"Two are better than one," the wise man says, "because they have a good reward of their labor, for if they fall the one will lift up his fellow," and our Lord sent forth his disciples two and two, and not singly, perhaps in consideration of a necessity of our social nature which the world has outstripped the Church in understanding and turning to account. For what great public work is ever undertaken without the association of numbers? No, men found out long ago that the character which is ineffective alone, when brought into action with others differing from it may help to form a most powerful and harmonious instrument. Societies and Associations on all sides of us prove this. We see in them, the timid and the bold, the phlegmatic and the sanguine, the cautious and the rash, acting and reacting upon each other, filling severally the places for which they are fitted, and finding in their numbers wisdom, and in their union strength. It is only the value of combination in a life of unreserved devotion to the work of relieving the sufferings of those for whom Christ died that men are slow to perceive. Yet there are facts in proof here, if we wilt but see them. And if we may not look [26/27] at Rome for an exemplification, turn to Lutheran Kaiserswerth with its branch establishments reaching even to this land, and its hundred or more of pious and cheerful sisters, year after year, bringing down on their heads the blessing of thousands; or to the Protestant Deaconesses in Paris, making the desert Faubourg St. Antoine (one of the worst quarters of the city, and where their house stands) to "rejoice and blossom as the rose;" or to the Anglican sisterhoods (which surely could exist in a less questionable form) with their orphan houses, their infant schools, their ragged schools, their industrial schools, their houses for the sick, the aged, and the friendless. Oh! is there not something in all this to make even those of us who have happy Christian homes, ask whether we may not render acceptable service to God by separating ourselves from those dear delights for such work's sake? Not, of course, to the violation of any paramount duty to our relations, for, obedience rather than sacrifice is an essential Christian principle, and she would be a very indifferent member of a sisterhood who could wilfully violate the "first commandment with promise." But then there are lighter connections and less binding family obligations, such, I mean, as an advantageous marriage, would, in the eyes of the world, fully justify us in setting [27/28] aside, which surely, we may, without just reproach, give up for Christ's sake.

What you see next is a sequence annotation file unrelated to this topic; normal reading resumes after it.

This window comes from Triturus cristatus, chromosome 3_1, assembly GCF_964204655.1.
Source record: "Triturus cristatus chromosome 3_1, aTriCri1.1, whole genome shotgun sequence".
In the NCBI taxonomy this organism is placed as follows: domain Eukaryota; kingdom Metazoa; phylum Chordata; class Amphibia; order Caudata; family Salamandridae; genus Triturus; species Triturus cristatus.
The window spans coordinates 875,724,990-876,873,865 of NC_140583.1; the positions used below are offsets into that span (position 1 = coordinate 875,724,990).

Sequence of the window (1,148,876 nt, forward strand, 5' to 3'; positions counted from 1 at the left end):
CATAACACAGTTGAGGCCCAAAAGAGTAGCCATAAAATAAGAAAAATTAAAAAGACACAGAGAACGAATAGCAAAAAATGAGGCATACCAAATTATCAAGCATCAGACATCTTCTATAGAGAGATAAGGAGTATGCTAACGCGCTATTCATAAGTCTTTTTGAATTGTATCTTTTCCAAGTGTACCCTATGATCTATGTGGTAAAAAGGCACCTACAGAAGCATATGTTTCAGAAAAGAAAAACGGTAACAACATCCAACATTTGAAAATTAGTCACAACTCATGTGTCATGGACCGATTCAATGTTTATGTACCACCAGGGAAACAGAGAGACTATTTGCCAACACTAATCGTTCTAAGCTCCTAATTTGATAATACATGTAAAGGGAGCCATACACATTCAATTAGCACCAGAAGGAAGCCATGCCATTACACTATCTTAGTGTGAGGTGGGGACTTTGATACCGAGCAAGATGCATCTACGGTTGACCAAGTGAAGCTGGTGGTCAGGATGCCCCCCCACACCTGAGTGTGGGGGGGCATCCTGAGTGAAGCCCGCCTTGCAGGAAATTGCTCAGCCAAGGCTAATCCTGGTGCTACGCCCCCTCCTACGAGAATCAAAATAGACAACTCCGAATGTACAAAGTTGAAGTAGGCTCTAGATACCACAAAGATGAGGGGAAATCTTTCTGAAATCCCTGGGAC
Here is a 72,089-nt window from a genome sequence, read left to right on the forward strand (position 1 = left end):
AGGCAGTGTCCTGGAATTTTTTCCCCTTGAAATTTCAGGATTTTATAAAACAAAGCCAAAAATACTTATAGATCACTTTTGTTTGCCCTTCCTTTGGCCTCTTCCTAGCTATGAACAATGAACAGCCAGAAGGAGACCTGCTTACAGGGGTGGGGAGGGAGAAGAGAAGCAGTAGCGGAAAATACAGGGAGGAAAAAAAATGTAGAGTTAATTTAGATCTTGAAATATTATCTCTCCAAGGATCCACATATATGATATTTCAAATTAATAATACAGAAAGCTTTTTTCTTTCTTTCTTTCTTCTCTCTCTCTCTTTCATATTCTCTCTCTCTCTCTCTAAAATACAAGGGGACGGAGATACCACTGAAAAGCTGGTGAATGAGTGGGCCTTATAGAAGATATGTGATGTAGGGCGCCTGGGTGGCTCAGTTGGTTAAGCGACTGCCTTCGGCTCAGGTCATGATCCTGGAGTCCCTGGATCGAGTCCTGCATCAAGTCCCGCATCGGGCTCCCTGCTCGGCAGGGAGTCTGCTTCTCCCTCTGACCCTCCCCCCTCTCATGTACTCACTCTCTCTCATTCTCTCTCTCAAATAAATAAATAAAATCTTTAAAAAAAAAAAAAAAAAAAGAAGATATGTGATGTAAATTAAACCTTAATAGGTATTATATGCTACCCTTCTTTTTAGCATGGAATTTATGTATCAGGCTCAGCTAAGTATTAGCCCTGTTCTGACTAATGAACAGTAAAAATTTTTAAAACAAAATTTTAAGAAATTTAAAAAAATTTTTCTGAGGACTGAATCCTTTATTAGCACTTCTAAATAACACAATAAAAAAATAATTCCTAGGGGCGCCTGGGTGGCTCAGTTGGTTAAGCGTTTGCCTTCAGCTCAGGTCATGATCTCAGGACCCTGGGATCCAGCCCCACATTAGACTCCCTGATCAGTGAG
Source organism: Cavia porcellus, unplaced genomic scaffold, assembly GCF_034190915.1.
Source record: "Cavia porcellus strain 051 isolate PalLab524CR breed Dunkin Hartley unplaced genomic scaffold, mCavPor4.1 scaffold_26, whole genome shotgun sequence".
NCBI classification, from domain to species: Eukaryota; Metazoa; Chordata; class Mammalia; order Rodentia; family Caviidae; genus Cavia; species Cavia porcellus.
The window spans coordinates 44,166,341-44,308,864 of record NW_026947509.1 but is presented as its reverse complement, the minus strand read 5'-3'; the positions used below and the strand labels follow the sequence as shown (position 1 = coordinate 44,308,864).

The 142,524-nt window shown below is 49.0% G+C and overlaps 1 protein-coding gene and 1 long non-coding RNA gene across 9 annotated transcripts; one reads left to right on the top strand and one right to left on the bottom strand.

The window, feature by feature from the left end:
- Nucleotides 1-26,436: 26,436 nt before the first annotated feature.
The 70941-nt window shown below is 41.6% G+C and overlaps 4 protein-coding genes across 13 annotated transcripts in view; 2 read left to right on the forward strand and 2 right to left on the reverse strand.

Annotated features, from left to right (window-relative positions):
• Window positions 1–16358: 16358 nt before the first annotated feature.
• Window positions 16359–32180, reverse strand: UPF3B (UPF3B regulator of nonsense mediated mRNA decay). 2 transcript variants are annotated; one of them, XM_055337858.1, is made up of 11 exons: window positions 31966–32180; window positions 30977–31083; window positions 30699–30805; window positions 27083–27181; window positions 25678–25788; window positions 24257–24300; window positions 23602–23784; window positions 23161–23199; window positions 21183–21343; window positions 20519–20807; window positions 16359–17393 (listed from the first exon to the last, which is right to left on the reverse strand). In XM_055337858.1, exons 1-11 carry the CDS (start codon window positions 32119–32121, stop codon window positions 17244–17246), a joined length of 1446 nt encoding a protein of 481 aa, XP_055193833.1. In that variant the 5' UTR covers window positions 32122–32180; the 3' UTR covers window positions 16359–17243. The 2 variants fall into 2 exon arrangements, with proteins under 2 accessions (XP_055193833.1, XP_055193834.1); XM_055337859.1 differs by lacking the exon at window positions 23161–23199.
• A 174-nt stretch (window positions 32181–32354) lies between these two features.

And then again, those Christian homes which we love so well, on which we lavish almost all our earthly and all our heavenly treasure, is there no danger of our setting them up as idols in our hearts P See how the comfort, the pleasure, the luxurious indulgence of one beloved member of our household beguiles us of what would supply the real wants and needful comforts of twenty of our less refined fellow members in Christ. It may not be. wrong thus to care first for those whom God has given first to our love, but is it wrong, on the other hand, for some to refuse to make to themselves such homes lest they should love them too well, and be tempted to keep back for their sakes, what is due to their kindred in Christ?